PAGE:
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Trump urges House Republicans to kill FISA bill, adding to headaches for Speaker Johnson

Spencer Platt/Getty Images

GRAND RAPIDS, MICHIGAN – APRIL 02: Former U.S. President Donald Trump speaks during a campaign event on April 02, 2024 in Grand Rapids, Michigan. (Photo by Spencer Platt/Getty Images)


Former President Donald Trump urged House Republicans to reject a surveillance reauthorization bill ahead of a key procedural vote Wednesday, adding to headaches for Republican leaders who have struggled to gain support for the legislation as it faces resistance from conservative hardliners.

“KILL FISA,” Trump wrote on his social media platform Truth Social.

Trump’s entry into the debate poses a major problem for House Speaker Mike Johnson and could jeopardize the entire bill, as some hard-liners were already either critical of of the measure, or hesitant about it.

House Republicans are fiercely divided over how to handle the reauthorization of the Foreign Intelligence Surveillance Act, putting pressure on Johnson to find a path forward among competing factions within his conference. With the looming threat of a vote on his ouster, the Louisiana Republican’s every action is subject to even more intense scrutiny, and the speaker has once again found himself in conflict with his right flank over the law on monitoring.

Johnson previously announced that the House would consider a FISA reauthorization bill this week. The bill, titled the Reforming Intelligence and Securing America Act, would reauthorize FISA Section 702 for five years and aims to impose a series of reforms.

However, in a sign of trouble ahead for GOP leaders, at least one Republican, Rep. Matt Gaetz, has already said he will vote against a procedural vote expected Wednesday afternoon, meaning President Johnson cannot afford to lose just one more.

Johnson told members during a closed-door conference Wednesday morning that he spoke with Trump Tuesday evening. But, according to the members, Johnson told them they did not discuss FISA.

The authority relating to section 702 was extended until April 19 as part of the National Defense Authorization Act.

The law, as it stands, authorizes the U.S. intelligence community to collect communications records of foreign persons based abroad, but it also authorizes the FBI to search the data it collects for information about Americans in what critics called “backdoor” research.

Searches for information on U.S. persons are governed by a set of internal rules and procedures designed to protect Americans’ privacy and civil liberties, but critics say loopholes allow the FBI to search for information on Americans in the data it collects – as opposed to that of the Americans. foreign adversaries – without proper justification.

The complex politics surrounding the law have long united strange bedfellows: Some conservative Republicans have joined forces with progressive Democrats to push for reforms to the authority, while Democrats and Republicans, focused on security, opposed major new restrictions.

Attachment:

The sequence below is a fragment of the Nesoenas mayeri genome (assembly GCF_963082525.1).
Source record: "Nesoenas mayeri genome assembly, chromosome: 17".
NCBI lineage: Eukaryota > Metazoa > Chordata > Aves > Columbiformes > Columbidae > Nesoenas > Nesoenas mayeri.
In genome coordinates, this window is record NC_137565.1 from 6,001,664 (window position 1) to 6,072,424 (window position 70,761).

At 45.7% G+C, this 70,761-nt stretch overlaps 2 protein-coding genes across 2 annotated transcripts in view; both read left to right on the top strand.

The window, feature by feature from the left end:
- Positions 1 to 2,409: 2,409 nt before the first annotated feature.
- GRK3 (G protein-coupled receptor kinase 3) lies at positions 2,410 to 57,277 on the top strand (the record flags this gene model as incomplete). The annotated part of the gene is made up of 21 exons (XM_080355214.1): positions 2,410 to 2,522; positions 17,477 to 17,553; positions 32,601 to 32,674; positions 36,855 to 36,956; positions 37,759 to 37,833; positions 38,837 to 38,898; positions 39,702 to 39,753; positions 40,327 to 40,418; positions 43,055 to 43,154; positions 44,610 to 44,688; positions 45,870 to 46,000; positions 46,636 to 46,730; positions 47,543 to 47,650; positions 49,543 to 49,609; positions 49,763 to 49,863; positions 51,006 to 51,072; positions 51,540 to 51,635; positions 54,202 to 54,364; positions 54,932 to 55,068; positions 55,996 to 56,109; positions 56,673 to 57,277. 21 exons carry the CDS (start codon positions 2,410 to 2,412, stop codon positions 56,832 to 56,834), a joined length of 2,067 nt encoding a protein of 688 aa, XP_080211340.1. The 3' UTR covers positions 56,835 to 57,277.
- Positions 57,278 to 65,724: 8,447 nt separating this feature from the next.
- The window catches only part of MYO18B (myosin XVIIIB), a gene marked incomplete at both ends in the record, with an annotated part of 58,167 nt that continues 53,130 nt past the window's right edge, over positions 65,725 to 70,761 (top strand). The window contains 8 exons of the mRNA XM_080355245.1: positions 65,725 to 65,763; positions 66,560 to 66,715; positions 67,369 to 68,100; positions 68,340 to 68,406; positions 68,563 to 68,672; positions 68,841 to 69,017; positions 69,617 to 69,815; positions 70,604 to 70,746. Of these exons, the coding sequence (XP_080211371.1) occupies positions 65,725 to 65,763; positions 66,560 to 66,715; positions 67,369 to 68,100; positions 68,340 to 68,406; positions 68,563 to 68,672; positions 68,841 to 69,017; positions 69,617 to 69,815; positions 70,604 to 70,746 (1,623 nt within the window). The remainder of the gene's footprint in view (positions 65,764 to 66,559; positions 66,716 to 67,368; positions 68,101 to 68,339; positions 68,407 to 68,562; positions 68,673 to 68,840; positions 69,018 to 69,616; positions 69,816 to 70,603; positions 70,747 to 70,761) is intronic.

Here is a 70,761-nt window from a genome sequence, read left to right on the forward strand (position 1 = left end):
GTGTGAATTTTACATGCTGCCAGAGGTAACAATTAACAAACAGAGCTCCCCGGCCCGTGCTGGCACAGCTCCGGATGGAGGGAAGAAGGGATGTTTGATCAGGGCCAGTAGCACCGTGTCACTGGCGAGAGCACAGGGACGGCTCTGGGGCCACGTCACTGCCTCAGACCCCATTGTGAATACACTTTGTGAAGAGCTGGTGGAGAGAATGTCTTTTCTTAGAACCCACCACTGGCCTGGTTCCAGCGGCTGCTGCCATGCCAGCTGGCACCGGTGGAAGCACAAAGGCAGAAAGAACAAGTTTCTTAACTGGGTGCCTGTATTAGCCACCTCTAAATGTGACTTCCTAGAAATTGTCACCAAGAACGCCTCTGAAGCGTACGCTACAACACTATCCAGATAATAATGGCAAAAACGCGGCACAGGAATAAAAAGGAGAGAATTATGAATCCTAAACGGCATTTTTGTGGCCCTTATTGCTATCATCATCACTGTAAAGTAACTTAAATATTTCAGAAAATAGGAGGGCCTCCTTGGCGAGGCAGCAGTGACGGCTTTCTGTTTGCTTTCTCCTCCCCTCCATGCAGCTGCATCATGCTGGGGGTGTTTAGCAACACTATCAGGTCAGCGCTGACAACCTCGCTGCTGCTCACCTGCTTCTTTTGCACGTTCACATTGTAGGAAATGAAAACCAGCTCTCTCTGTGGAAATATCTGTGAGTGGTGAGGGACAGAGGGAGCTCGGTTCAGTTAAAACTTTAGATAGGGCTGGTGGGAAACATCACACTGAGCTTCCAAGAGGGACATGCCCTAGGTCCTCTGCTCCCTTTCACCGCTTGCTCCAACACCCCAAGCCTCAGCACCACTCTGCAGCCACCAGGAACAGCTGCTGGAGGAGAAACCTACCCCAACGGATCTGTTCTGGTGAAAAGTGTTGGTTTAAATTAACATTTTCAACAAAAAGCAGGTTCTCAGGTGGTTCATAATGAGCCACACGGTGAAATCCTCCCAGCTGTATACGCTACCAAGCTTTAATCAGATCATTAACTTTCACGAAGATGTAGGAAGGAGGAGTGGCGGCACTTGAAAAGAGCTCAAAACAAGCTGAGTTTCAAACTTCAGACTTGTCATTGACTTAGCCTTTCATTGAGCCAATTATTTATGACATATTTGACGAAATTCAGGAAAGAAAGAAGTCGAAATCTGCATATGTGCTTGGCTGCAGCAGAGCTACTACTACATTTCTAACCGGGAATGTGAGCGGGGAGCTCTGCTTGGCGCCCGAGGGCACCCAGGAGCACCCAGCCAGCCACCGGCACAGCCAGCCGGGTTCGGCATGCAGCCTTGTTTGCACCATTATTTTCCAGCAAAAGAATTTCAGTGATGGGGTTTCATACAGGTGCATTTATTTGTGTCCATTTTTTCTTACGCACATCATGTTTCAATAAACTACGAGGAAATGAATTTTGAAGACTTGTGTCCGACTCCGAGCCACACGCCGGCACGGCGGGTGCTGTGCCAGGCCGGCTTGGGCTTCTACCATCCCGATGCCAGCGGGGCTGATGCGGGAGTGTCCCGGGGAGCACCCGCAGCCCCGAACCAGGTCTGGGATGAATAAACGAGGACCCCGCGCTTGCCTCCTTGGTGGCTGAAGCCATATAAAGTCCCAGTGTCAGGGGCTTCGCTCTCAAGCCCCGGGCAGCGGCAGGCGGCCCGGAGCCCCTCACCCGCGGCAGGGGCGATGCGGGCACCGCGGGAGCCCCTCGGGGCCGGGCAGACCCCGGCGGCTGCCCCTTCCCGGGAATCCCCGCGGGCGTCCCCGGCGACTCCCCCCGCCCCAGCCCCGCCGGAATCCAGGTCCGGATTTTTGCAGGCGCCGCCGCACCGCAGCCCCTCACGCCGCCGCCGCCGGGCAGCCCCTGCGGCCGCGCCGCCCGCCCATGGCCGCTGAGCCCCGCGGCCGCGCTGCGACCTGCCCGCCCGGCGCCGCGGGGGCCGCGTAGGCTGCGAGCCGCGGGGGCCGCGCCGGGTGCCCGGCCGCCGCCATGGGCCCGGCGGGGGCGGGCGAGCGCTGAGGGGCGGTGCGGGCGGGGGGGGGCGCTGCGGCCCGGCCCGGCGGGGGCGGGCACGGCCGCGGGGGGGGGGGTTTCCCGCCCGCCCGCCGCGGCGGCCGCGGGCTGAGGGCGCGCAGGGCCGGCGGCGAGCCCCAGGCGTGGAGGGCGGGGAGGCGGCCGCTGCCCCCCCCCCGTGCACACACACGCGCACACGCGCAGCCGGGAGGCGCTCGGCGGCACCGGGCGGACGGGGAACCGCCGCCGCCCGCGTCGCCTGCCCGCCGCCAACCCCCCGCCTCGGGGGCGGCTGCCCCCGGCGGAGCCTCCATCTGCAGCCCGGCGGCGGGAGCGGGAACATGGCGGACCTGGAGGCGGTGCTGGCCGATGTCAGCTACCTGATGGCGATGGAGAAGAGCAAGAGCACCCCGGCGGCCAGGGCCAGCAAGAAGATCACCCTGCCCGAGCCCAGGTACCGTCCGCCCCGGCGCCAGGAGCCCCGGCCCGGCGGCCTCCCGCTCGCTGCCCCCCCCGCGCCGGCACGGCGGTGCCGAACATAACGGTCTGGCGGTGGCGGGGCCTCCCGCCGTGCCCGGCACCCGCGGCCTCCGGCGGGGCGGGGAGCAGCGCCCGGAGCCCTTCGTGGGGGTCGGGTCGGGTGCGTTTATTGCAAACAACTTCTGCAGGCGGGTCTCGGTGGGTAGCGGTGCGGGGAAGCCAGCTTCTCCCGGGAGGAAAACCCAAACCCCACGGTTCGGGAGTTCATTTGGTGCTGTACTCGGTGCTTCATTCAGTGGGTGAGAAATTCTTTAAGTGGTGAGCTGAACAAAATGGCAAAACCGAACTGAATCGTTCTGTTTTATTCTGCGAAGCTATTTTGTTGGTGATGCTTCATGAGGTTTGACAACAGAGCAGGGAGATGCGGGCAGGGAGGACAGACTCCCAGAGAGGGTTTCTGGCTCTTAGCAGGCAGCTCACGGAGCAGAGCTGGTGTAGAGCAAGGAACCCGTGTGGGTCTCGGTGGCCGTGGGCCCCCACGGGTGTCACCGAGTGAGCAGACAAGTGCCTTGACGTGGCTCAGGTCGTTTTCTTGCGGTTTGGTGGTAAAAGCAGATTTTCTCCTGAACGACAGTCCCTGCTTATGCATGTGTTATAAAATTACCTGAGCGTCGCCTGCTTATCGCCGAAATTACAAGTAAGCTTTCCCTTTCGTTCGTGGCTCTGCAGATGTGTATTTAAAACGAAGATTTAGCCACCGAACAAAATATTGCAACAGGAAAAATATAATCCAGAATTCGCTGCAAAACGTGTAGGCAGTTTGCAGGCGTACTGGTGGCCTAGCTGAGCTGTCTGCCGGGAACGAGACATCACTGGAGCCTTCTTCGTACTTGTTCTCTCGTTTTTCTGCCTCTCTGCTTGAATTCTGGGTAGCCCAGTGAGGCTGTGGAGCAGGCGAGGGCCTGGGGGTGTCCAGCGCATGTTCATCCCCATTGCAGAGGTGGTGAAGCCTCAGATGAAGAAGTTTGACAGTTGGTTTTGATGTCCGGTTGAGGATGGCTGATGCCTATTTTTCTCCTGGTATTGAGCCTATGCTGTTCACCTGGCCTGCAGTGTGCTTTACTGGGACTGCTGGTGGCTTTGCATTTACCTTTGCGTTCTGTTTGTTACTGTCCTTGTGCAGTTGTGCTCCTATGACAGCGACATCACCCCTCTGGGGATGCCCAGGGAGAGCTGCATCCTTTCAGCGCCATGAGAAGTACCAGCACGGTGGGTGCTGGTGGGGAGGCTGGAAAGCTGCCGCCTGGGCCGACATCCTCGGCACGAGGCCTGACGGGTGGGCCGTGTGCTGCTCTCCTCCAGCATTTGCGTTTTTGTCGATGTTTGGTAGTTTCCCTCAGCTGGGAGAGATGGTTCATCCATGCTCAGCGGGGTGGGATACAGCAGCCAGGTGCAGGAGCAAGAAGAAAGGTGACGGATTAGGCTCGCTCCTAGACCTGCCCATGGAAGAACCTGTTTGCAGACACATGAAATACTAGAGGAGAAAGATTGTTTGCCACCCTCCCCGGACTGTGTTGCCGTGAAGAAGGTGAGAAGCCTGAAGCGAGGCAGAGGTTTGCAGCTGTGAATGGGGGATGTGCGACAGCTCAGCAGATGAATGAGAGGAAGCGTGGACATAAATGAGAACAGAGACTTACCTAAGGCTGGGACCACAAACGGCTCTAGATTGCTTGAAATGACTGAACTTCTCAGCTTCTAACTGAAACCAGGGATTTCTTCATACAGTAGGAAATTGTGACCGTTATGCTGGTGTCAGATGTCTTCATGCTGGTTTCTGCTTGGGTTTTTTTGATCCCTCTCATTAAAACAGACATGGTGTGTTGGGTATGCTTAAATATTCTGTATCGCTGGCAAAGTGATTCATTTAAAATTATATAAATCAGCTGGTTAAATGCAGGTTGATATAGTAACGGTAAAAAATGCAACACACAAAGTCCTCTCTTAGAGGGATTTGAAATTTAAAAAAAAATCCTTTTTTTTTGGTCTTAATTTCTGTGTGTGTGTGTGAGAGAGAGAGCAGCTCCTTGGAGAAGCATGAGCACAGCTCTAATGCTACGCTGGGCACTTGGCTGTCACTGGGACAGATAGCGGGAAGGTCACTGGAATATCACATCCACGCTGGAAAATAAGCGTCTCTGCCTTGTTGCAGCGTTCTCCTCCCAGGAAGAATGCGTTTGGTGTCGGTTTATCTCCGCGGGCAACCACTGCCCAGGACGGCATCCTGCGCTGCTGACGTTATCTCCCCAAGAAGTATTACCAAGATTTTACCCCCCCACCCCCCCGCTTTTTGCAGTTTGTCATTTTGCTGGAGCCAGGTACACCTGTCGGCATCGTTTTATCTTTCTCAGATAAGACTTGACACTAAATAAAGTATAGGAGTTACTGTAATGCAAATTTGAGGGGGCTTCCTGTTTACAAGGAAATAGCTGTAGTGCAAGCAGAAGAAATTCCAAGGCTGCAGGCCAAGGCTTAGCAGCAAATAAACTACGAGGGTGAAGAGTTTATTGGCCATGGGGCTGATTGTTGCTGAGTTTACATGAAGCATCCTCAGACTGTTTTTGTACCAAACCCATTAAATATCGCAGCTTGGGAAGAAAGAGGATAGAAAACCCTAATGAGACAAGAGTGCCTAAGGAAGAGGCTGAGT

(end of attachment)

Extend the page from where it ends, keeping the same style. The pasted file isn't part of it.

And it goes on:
A major sticking point is whether the FBI should be required to obtain a warrant before querying the database for information on U.S. citizens.

In a sign of how difficult this issue is for House Republicans, leaders withdrew two surveillance bills in December amid internal GOP divisions. In February, a spokesperson for the president said the House would consider FISA reform “at a later date” to allow more time to build consensus on a path forward.

The authority also became a high-profile political target of conservative Republicans after it was revealed that another section of FISA was inappropriately used to surveil 2016 Trump campaign aide Carter Page.

In his call to “kill FISA,” Trump wrote on Truth Social: “IT WAS ILLEGALLY USED AGAINST ME AND MANY OTHERS. THEY SPY ON MY CAMPAIGN!!!”

“FISA and Section 702 have been essential to intercepting the communications of dangerous foreign actors abroad, understanding threats to our country, countering our adversaries, and saving countless American lives,” Johnson said in a letter to his colleagues on Friday. “Our responsibility is now simple: maintain the tool but strictly prohibit future abuse.”

The speaker added that the bill the House is expected to pass includes reforms “that will establish new procedures to rein in the FBI, increase accountability at the Foreign Intelligence Surveillance Court (FISC), impose sanctions for wrongdoing and will institute an unprecedented procedure. transparency throughout the FISA process so that we no longer have to wait years to uncover potential abuses.

CNN’s Lauren Fox and Haley Talbot contributed to this report.

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